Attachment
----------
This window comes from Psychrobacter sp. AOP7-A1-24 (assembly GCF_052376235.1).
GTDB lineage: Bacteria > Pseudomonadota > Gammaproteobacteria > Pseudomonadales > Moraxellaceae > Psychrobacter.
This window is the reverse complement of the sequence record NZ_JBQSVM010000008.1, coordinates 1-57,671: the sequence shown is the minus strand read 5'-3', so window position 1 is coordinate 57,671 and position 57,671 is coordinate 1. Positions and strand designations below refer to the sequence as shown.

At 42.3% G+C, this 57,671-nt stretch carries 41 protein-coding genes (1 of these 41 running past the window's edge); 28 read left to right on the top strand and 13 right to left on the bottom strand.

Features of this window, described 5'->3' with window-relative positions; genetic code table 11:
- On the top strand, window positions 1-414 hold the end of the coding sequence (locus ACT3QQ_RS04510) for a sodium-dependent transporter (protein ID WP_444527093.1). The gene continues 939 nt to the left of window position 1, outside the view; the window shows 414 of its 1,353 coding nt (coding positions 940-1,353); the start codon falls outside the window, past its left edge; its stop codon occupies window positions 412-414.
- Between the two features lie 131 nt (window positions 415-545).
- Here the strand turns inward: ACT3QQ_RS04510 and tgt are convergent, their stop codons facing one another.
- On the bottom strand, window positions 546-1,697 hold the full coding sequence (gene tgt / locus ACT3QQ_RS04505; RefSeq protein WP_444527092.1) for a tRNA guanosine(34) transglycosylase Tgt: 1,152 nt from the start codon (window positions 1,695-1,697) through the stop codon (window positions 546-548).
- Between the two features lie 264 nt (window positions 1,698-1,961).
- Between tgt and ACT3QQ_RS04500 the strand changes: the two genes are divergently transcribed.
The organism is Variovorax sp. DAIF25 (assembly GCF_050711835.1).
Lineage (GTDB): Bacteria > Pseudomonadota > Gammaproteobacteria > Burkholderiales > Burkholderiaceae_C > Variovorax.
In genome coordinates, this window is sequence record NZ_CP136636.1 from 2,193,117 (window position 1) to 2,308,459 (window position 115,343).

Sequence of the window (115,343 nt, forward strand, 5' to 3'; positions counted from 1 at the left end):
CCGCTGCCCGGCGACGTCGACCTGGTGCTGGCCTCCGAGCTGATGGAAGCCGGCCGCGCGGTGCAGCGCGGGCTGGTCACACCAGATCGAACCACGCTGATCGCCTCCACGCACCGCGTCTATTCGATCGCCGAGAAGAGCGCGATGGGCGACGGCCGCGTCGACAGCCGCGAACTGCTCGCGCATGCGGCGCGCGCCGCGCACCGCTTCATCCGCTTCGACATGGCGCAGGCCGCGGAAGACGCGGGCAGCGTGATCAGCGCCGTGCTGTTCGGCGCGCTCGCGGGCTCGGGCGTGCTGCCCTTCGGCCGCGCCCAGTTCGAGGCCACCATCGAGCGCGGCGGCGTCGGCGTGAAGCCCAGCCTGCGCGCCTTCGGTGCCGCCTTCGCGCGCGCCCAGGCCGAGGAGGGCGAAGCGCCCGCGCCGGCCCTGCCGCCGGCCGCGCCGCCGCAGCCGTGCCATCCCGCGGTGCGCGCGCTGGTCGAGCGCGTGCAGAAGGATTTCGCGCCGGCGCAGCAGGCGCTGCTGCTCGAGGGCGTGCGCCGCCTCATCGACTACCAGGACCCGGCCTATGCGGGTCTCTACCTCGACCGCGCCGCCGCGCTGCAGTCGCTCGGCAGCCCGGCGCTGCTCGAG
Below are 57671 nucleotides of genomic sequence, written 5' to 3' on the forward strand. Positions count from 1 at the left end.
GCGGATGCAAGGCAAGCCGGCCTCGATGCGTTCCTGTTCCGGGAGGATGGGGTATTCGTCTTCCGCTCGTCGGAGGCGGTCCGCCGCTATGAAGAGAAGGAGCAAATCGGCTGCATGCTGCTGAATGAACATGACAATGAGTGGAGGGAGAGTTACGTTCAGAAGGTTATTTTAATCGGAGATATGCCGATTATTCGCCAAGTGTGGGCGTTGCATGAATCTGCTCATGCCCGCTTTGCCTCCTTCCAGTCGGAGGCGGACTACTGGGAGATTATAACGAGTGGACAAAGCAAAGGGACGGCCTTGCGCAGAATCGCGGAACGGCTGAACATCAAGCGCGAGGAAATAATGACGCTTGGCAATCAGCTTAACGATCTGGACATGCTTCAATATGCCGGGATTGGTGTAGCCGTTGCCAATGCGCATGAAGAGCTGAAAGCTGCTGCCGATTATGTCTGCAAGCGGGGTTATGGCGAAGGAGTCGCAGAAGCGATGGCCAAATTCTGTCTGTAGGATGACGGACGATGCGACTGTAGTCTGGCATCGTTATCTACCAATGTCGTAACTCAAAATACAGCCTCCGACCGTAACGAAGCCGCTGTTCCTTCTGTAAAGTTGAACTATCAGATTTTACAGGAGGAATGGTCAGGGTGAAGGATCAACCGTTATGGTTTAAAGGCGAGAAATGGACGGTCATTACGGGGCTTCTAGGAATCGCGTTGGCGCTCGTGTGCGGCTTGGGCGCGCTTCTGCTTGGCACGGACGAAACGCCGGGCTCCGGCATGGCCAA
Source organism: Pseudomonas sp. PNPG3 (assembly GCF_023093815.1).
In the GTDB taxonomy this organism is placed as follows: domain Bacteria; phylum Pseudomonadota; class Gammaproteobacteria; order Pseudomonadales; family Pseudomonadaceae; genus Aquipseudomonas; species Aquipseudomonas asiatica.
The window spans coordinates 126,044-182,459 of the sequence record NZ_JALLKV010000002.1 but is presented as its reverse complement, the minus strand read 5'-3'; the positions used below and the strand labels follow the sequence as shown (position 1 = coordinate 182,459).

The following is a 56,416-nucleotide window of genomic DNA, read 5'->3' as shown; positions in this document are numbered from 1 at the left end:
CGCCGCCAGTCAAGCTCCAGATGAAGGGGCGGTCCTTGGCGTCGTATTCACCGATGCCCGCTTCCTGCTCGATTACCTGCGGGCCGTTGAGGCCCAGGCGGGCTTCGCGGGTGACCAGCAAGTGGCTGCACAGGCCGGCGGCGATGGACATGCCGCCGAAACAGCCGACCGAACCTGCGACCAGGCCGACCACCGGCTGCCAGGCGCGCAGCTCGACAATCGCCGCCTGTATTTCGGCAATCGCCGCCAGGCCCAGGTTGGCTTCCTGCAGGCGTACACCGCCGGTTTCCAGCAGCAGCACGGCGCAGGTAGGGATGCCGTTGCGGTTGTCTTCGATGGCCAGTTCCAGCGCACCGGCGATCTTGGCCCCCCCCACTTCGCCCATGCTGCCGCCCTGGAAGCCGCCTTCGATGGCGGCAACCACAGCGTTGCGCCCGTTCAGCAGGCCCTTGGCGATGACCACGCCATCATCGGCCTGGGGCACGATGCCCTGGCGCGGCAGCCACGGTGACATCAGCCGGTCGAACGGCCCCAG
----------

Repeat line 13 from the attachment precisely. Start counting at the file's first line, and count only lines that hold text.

Lineage (GTDB): Bacteria > Pseudomonadota > Gammaproteobacteria > Burkholderiales > Burkholderiaceae_C > Variovorax.